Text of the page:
Roll out sheet of puff pastry and make 3 cuts, lengthwise, to yield four long strips. Place on lightly greased baking sheet and bake according to instructions (e.g. 400 F for 10 minutes) until fully puffed and medium golden in color. Remove from oven.

Pluck sage leaves from stems, wash and dry. Melt 6-8 tbsp. of butter in a small pot over medium heat. Fry sage leaves a few at a time (butter is hot enough when it starts bubbling around the edges of a leaf placed into it) until the edges of the leaf start curling and the leaf turns a deep translucent green. Gently remove from the pot with silicone-tipped tongs and let drain on a paper towel-lined plate. Sprinkle with sea salt while still hot.

Slice pancetta into 1″ thick strips. In a saucepan over medium-low heat, gently fry prosciutto slices until crisp. Drain on a paper towel-lined plate.

Using a spoon and your fingers, spread a 1/3″ thick layer of squash and garlic mixture along the baked pastry strips, leaving 1/4″ of pastry uncovered around the edges. Return tarts to 375oF oven for 4-6 minutes, until the pastry is dark golden brown. Remove from the oven and top with fried sage leaves and prosciutto. Cut crosswise into pieces and serve hot.

Puff Pastry

By UA-PTC Food IV Student Alicia Watson and her sister, Diana Chambers

2 cups all-purpose flour

2 tsp. salt

2 tsp. baking powder

16 tbsp. cold butter, cut into 1⁄2-inch cubes and refrigerated until needed

1 cup cold crème fraîche or sour cream, refrigerated until needed

1 egg

1 tbsp. heavy cream

In a food processor, combine the flour, salt, and baking powder and process briefly to mix. Using the pulse function, add the butter, a few cubes at a time, pulsing 15 to 20 times until the butter is reduced to pea-size pieces. Work quickly to ensure the butter doesn’t warm up too much. Add the crème fraîche directly from the refrigerator and pulse 4 to 6 times to incorporate. Then pulse another 4 to 6 times, until the dough begins to have a slightly uniform but pebbly texture and no dry flour remains.

Stretch a 2-foot-long sheet of plastic wrap across a clean work surface. Turn the dough out onto the plastic wrap. Gather all of the edges of the plastic wrap around the dough, press together, and form the dough into a ball. Tap the dough ball on the countertop to shape it into a rectangle about 6 by 10 inches, flattening the top surface at the end to create an even shape. Chill the dough in the refrigerator for at least 1 or for up to 24 hours.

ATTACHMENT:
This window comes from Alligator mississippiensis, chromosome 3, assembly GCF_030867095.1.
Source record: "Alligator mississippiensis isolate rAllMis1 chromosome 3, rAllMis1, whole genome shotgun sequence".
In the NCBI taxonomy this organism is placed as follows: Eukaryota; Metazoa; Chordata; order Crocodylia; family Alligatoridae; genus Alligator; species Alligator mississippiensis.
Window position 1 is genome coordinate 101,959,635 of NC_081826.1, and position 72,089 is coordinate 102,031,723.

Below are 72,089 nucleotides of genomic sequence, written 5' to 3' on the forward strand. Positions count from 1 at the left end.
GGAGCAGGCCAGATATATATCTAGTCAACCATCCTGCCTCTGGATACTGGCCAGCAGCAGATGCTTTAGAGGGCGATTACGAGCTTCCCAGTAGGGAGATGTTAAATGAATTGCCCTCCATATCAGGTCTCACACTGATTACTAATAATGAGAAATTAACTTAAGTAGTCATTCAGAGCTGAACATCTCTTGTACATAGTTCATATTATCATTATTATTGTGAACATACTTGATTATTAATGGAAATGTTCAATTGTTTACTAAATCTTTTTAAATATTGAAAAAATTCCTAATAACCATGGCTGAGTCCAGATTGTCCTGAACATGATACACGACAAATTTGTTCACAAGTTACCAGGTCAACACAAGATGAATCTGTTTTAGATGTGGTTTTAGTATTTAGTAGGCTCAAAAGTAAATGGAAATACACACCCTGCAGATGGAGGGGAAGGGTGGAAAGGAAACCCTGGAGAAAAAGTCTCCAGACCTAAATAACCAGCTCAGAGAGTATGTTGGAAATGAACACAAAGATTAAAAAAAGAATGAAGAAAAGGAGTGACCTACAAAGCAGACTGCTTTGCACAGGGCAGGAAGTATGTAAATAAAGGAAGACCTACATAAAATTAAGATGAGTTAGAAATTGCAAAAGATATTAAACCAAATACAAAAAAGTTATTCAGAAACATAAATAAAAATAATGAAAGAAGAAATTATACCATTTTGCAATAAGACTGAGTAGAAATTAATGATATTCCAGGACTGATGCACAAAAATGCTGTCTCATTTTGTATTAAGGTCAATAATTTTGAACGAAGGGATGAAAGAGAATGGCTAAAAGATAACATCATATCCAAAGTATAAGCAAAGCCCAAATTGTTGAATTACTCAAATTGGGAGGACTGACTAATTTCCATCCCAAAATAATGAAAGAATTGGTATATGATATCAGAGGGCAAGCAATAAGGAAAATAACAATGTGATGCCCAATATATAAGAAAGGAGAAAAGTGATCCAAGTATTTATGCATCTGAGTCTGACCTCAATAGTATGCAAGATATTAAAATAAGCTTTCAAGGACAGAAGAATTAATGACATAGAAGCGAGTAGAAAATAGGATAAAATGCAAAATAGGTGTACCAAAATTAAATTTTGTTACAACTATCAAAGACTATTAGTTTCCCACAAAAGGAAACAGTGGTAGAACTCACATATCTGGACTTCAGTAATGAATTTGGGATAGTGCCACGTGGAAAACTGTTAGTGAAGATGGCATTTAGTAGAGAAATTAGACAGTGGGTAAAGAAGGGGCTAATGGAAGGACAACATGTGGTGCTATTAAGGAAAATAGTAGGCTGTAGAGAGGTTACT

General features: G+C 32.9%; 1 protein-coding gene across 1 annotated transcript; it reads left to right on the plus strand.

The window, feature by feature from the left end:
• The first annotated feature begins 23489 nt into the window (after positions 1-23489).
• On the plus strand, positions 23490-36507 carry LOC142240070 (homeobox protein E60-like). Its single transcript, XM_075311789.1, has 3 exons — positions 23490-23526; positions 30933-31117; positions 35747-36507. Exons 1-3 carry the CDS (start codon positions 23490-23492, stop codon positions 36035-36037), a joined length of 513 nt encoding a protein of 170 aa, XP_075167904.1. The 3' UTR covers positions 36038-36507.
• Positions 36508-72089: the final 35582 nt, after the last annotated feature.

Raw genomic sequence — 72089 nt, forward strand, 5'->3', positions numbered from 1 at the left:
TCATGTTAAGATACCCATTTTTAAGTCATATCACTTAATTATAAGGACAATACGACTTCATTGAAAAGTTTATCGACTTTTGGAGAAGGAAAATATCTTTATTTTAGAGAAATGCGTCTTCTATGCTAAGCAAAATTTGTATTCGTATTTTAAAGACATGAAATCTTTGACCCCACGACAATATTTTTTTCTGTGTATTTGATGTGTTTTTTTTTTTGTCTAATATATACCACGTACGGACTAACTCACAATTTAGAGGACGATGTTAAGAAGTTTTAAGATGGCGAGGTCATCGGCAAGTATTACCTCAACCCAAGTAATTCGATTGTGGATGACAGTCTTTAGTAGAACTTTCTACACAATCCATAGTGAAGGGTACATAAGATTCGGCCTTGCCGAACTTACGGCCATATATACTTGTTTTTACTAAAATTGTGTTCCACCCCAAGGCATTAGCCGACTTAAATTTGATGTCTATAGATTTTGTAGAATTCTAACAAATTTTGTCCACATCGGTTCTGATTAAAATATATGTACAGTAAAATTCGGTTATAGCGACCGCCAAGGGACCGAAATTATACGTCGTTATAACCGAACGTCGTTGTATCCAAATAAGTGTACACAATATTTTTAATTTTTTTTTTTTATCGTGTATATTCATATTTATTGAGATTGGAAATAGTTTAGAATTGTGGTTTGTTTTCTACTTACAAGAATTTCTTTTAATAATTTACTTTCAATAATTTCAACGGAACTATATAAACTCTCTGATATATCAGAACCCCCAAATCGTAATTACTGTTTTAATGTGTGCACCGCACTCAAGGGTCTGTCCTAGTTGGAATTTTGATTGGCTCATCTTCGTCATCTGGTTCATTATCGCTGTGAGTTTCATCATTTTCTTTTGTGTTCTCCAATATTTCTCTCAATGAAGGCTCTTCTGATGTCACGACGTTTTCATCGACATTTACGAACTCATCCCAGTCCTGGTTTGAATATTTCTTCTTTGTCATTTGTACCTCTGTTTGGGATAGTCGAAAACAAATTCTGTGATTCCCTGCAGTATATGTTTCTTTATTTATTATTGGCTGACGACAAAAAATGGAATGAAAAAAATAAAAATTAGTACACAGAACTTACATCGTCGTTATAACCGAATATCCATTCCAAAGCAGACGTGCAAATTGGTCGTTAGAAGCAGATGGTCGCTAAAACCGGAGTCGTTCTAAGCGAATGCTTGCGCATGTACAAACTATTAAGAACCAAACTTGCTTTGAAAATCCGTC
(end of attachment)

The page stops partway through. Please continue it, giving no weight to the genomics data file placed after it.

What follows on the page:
Unwrap the dough and allow it to rest for no more than 15 to 20 minutes, just until it is slightly pliable. Lightly flour a clean work surface. Using a rolling pin, whack the dough several times across its surface to soften it. Pick up the dough, flour the work surface again ever so slightly, and return the dough to the surface.

Roll out the dough into a rectangle about 8 by 12 inches, with the long side parallel to the countertop’s edge. Fold the rectangle in thirds, like a letter. The dough will look like a book: with a spine (the folded edge) on one side and the open edge on the other. Now rotate the “book” so the spine is facing your body, parallel to the countertop’s edge. Roll the dough out again to an 8 by 12-inch rectangle. Fold the rectangle in thirds again. Rotate the “book” one more time so the spine is facing your body and roll out the dough a third time to a 9 by 15-inch rectangle that’s about 1⁄4 inch thick. Cut the rectangle lengthwise into three strips, each 3 by 15 inches. Line a baking sheet with parchment paper. Place the dough strips, not touching, on the prepared baking sheet and prick all over with a fork, leaving a 1⁄4-inch boundary around the edge. Put the baking sheet with the dough into the freezer for about 15 minutes. Preheat the oven to 425 F.

 In a small bowl, whisk together the egg and cream until well blended.

Remove the dough strips from the freezer and, using a pastry brush, brush each with egg wash, then bake for 10 minutes. Remove the pan from the oven, turn down the oven to 375°F, and wait for a few minutes for the temperature to adjust. Return the baking sheet to the oven and bake for 12 to 15 minutes more, until the pastry is rich golden brown. Carefully lift up the pastry with a metal spatula to ensure that the bottom is also toasted brown.